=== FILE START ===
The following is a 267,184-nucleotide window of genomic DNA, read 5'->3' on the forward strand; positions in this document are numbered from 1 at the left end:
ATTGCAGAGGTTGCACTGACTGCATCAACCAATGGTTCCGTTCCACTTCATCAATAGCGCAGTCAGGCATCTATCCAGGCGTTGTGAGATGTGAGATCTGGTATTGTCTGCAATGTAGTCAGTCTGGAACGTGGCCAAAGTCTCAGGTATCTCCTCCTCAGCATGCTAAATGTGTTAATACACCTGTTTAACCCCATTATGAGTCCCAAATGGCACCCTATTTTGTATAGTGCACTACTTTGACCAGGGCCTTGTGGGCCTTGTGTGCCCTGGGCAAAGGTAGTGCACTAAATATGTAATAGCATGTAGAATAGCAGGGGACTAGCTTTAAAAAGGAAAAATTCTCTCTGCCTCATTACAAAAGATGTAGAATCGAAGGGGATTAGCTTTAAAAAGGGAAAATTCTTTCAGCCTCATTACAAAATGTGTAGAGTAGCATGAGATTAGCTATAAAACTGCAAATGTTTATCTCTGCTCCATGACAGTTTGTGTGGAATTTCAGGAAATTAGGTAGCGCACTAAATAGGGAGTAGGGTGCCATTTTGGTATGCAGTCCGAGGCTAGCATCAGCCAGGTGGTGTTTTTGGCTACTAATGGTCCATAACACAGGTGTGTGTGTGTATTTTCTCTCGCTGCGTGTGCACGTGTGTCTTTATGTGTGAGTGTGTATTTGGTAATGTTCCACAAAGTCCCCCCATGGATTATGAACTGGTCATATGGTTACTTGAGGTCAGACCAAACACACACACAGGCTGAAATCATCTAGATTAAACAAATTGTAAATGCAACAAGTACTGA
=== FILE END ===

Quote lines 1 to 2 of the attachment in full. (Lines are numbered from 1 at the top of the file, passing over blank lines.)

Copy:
The following is a 267,184-nucleotide window of genomic DNA, read 5'->3' on the forward strand; positions in this document are numbered from 1 at the left end:
ATTGCAGAGGTTGCACTGACTGCATCAACCAATGGTTCCGTTCCACTTCATCAATAGCGCAGTCAGGCATCTATCCAGGCGTTGTGAGATGTGAGATCTGGTATTGTCTGCAATGTAGTCAGTCTGGAACGTGGCCAAAGTCTCAGGTATCTCCTCCTCAGCATGCTAAATGTGTTAATACACCTGTTTAACCCCATTATGAGTCCCAAATGGCACCCTATTTTGTATAGTGCACTACTTTGACCAGGGCCTTGTGGGCCTTGTGTGCCCTGGGCAAAGGTAGTGCACTAAATATGTAATAGCATGTAGAATAGCAGGGGACTAGCTTTAAAAAGGAAAAATTCTCTCTGCCTCATTACAAAAGATGTAGAATCGAAGGGGATTAGCTTTAAAAAGGGAAAATTCTTTCAGCCTCATTACAAAATGTGTAGAGTAGCATGAGATTAGCTATAAAACTGCAAATGTTTATCTCTGCTCCATGACAGTTTGTGTGGAATTTCAGGAAATTAGGTAGCGCACTAAATAGGGAGTAGGGTGCCATTTTGGTATGCAGTCCGAGGCTAGCATCAGCCAGGTGGTGTTTTTGGCTACTAATGGTCCATAACACAGGTGTGTGTGTGTATTTTCTCTCGCTGCGTGTGCACGTGTGTCTTTATGTGTGAGTGTGTATTTGGTAATGTTCCACAAAGTCCCCCCATGGATTATGAACTGGTCATATGGTTACTTGAGGTCAGACCAAACACACACACAGGCTGAAATCATCTAGATTAAACAAATTGTAAATGCAACAAGTACTGA